Debut: 1948 (United Kingdom), 1949 (United States)
Inventor: Anthony Pratt
Companies: John Waddington Games Ltd., Waddington’s Games, Parker Brothers
Object of the game: Players try to discover who killed the host, with what instrument and in what room of his stately manor. With six suspects, six weapons and nine rooms, there are 324 possible combinations of the crime.
History: The game's creator, Anthony E. Pratt, was a patent clerk who served as a fire warden during World War II. In 1943, he wanted to make a simpler version of an old parlor game called Murder. Pratt and his wife, Elva, created a board game they eventually named Cluedo. After the couple perfected their idea, Pratt sold Cluedo to Waddington Games in 1947. In 1949 the game was sold to Parker Brothers for the U.S. market and renamed Clue. A 1985 movie version of Clue featured an all-star cast that included Tim Curry, Madeline Kahn, Martin Mull and Eileen Brennan.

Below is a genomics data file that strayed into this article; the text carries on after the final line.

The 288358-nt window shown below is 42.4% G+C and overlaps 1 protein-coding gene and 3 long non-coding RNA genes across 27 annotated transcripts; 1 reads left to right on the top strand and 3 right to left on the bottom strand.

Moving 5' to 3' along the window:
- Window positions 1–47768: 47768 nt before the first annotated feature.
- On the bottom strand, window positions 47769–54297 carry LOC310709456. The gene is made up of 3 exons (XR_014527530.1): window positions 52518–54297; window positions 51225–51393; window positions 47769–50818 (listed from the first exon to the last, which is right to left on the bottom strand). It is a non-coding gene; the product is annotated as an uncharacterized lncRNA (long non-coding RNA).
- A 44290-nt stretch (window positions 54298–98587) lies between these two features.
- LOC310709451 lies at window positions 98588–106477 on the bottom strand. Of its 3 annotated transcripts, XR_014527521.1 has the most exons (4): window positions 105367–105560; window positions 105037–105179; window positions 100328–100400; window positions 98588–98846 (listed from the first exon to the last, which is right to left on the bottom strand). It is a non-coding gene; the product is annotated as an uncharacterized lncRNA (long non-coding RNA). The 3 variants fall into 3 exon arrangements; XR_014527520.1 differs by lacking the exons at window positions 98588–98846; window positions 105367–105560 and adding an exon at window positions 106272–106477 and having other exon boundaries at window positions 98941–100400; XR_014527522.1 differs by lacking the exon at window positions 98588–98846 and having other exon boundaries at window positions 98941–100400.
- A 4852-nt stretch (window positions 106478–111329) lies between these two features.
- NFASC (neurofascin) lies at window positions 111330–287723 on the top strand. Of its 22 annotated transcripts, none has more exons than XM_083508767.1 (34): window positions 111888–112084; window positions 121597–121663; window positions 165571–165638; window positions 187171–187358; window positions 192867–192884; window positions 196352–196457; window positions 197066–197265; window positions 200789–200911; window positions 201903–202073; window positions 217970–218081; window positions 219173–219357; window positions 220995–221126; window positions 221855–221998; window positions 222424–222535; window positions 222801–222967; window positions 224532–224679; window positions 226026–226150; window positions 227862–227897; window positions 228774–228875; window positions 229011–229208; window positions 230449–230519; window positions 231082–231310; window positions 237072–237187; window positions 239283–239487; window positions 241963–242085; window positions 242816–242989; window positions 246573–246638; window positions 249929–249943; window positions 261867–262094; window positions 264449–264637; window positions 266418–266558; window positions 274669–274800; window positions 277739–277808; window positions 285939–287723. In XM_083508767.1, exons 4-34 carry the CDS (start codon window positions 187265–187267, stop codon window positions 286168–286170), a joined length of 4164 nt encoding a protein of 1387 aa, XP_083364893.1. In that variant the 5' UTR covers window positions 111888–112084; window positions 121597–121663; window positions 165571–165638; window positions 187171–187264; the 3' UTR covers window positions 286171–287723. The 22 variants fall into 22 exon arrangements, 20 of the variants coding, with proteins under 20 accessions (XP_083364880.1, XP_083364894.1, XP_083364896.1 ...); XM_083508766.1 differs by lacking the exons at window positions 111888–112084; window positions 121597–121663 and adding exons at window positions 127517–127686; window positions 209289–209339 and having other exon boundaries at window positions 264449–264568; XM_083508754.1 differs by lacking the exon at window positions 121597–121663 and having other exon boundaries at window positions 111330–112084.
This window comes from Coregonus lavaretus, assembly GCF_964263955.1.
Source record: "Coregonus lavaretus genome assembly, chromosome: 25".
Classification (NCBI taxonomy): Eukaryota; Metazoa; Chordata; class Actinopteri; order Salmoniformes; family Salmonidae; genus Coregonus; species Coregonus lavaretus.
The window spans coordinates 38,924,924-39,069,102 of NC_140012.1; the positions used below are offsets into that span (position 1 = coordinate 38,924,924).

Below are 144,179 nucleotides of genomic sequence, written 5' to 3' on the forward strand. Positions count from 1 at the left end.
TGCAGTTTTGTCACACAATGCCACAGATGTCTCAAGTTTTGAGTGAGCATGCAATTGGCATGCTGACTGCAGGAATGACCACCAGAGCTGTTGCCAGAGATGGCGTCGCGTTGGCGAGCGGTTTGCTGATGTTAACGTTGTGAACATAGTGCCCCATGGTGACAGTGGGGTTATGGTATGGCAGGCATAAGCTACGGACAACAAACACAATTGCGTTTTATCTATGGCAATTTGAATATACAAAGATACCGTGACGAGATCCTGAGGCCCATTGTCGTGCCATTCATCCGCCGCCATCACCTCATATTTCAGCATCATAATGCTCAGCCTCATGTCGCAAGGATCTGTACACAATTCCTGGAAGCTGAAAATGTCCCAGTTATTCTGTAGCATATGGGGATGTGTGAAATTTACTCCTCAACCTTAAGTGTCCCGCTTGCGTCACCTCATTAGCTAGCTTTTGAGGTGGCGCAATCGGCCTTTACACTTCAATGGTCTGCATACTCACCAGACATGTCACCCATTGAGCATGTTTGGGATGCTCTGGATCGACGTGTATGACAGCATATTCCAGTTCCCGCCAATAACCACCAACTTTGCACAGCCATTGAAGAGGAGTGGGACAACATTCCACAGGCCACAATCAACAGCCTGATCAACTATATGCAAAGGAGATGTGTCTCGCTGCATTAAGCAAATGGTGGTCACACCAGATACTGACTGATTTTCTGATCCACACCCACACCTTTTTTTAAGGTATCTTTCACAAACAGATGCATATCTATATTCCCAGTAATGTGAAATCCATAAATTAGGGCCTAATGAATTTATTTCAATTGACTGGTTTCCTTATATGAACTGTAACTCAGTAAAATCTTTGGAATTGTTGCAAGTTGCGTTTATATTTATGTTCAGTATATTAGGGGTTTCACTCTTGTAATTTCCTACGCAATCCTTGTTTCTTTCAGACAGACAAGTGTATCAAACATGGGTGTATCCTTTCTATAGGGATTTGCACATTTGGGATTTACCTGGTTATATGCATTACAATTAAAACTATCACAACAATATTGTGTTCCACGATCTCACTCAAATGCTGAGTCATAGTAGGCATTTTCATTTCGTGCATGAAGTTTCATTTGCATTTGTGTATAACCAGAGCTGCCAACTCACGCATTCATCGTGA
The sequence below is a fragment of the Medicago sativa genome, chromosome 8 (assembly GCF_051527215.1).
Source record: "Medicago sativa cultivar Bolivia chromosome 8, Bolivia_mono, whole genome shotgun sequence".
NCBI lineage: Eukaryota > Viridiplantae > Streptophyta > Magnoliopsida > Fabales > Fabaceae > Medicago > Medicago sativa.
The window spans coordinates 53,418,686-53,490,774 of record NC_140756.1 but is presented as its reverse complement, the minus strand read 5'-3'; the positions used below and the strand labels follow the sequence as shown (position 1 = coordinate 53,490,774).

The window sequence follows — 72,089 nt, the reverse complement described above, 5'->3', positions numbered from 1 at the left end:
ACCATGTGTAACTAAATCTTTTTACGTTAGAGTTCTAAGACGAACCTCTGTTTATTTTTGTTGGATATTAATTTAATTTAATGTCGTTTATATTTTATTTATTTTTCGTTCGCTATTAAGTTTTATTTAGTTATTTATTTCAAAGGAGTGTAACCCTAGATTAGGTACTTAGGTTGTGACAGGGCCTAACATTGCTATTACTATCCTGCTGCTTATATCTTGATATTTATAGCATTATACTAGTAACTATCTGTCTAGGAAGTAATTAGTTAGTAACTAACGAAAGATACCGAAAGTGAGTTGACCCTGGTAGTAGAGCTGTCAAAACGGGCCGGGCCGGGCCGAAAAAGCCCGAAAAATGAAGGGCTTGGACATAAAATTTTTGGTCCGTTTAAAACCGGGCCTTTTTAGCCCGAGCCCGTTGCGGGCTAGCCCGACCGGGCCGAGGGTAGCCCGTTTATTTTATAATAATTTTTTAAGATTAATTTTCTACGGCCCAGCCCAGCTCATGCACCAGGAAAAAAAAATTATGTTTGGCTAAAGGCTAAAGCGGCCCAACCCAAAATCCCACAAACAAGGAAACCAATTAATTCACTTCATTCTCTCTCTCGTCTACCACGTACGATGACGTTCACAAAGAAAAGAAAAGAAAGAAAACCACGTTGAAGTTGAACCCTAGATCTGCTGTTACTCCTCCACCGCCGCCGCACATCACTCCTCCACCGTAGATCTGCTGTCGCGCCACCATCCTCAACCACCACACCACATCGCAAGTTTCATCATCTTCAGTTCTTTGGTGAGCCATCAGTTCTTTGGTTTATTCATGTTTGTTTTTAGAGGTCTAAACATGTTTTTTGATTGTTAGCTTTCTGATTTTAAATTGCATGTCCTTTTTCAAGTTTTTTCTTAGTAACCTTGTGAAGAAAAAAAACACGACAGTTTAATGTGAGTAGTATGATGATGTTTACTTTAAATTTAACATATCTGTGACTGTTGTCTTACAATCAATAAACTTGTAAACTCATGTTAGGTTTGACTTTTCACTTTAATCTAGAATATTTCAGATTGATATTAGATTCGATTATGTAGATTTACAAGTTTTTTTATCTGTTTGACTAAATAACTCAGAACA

Updated versions: Multiple versions of Clue were published in North America and the United Kingdom after 1949, but most of the changes were slight updates to the appearance of the characters and the mansion. In 2008, Hasbro released a modernized version called Clue: Discover the Secrets. This latest version of Clue is set at a dinner party at a swanky mansion hosted by a millionaire mogul. Just like in the original, it is the player's job to solve the murder, but there are new weapons, such as a barbell and a baseball bat, and a few new rules. Players can also try their hand at an Alfred Hitchcock edition, a Scooby Doo version, several computer editions and an app.
Trivia: In 1999 a bottle of poison was added to the list of possible murder weapons to celebrate Clue's 50th anniversary. The addition was made in honor of Pratt's prototype, which also originally included an ax, a bomb, a hypodermic needle and poison as potential weapons.